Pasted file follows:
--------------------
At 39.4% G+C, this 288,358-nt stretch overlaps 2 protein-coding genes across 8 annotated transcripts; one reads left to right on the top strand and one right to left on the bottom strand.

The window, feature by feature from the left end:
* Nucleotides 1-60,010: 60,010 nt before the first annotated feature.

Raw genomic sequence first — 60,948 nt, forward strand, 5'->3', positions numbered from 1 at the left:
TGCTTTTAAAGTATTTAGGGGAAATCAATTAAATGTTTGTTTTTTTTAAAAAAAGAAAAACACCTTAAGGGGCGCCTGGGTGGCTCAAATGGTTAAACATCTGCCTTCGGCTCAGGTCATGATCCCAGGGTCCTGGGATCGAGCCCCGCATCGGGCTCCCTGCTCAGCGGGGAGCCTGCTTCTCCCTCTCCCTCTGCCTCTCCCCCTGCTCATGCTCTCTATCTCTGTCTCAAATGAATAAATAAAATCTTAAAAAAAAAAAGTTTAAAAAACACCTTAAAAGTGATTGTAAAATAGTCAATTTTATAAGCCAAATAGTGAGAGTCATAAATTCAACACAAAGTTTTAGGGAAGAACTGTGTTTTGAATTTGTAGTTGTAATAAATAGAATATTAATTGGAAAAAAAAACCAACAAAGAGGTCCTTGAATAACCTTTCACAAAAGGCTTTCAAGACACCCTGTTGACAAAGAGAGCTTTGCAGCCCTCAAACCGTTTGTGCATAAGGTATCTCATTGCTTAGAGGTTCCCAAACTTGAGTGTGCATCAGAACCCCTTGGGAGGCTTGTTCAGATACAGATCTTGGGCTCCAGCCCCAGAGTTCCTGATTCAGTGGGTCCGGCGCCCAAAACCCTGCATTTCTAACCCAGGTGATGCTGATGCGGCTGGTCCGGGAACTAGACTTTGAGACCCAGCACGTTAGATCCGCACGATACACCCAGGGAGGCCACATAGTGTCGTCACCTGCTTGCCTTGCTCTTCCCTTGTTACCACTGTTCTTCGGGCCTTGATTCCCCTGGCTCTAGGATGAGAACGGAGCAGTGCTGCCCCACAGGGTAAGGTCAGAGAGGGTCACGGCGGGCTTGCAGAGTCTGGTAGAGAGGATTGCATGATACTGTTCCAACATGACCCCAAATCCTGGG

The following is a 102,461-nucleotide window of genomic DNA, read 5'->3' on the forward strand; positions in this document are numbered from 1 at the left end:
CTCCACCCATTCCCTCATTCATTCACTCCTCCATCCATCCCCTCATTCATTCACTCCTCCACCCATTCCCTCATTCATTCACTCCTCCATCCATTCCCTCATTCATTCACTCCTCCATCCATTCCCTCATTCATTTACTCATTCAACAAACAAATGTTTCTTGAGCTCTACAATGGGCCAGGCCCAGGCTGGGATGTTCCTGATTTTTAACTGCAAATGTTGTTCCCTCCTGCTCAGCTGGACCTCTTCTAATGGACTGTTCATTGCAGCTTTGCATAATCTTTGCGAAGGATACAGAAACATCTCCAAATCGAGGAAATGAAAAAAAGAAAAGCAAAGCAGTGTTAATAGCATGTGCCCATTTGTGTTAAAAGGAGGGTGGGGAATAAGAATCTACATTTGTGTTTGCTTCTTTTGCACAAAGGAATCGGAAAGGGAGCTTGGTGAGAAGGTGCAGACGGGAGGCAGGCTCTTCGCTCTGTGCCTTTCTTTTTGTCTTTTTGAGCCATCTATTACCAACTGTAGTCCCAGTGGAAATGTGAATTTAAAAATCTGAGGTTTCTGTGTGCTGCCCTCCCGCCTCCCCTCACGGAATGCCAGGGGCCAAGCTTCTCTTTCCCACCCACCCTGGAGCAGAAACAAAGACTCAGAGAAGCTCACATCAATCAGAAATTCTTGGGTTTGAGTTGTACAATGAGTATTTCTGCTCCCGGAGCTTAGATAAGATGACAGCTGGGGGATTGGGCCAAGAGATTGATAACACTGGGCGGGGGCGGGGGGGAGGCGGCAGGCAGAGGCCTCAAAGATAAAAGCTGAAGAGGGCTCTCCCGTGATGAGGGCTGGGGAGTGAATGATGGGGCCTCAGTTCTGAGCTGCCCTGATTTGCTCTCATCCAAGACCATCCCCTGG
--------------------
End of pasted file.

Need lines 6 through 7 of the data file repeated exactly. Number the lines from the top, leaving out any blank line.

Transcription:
The following is a 102,461-nucleotide window of genomic DNA, read 5'->3' on the forward strand; positions in this document are numbered from 1 at the left end:
CTCCACCCATTCCCTCATTCATTCACTCCTCCATCCATCCCCTCATTCATTCACTCCTCCACCCATTCCCTCATTCATTCACTCCTCCATCCATTCCCTCATTCATTCACTCCTCCATCCATTCCCTCATTCATTTACTCATTCAACAAACAAATGTTTCTTGAGCTCTACAATGGGCCAGGCCCAGGCTGGGATGTTCCTGATTTTTAACTGCAAATGTTGTTCCCTCCTGCTCAGCTGGACCTCTTCTAATGGACTGTTCATTGCAGCTTTGCATAATCTTTGCGAAGGATACAGAAACATCTCCAAATCGAGGAAATGAAAAAAAGAAAAGCAAAGCAGTGTTAATAGCATGTGCCCATTTGTGTTAAAAGGAGGGTGGGGAATAAGAATCTACATTTGTGTTTGCTTCTTTTGCACAAAGGAATCGGAAAGGGAGCTTGGTGAGAAGGTGCAGACGGGAGGCAGGCTCTTCGCTCTGTGCCTTTCTTTTTGTCTTTTTGAGCCATCTATTACCAACTGTAGTCCCAGTGGAAATGTGAATTTAAAAATCTGAGGTTTCTGTGTGCTGCCCTCCCGCCTCCCCTCACGGAATGCCAGGGGCCAAGCTTCTCTTTCCCACCCACCCTGGAGCAGAAACAAAGACTCAGAGAAGCTCACATCAATCAGAAATTCTTGGGTTTGAGTTGTACAATGAGTATTTCTGCTCCCGGAGCTTAGATAAGATGACAGCTGGGGGATTGGGCCAAGAGATTGATAACACTGGGCGGGGGCGGGGGGGAGGCGGCAGGCAGAGGCCTCAAAGATAAAAGCTGAAGAGGGCTCTCCCGTGATGAGGGCTGGGGAGTGAATGATGGGGCCTCAGTTCTGAGCTGCCCTGATTTGCTCTCATCCAAGACCATCCCCTGG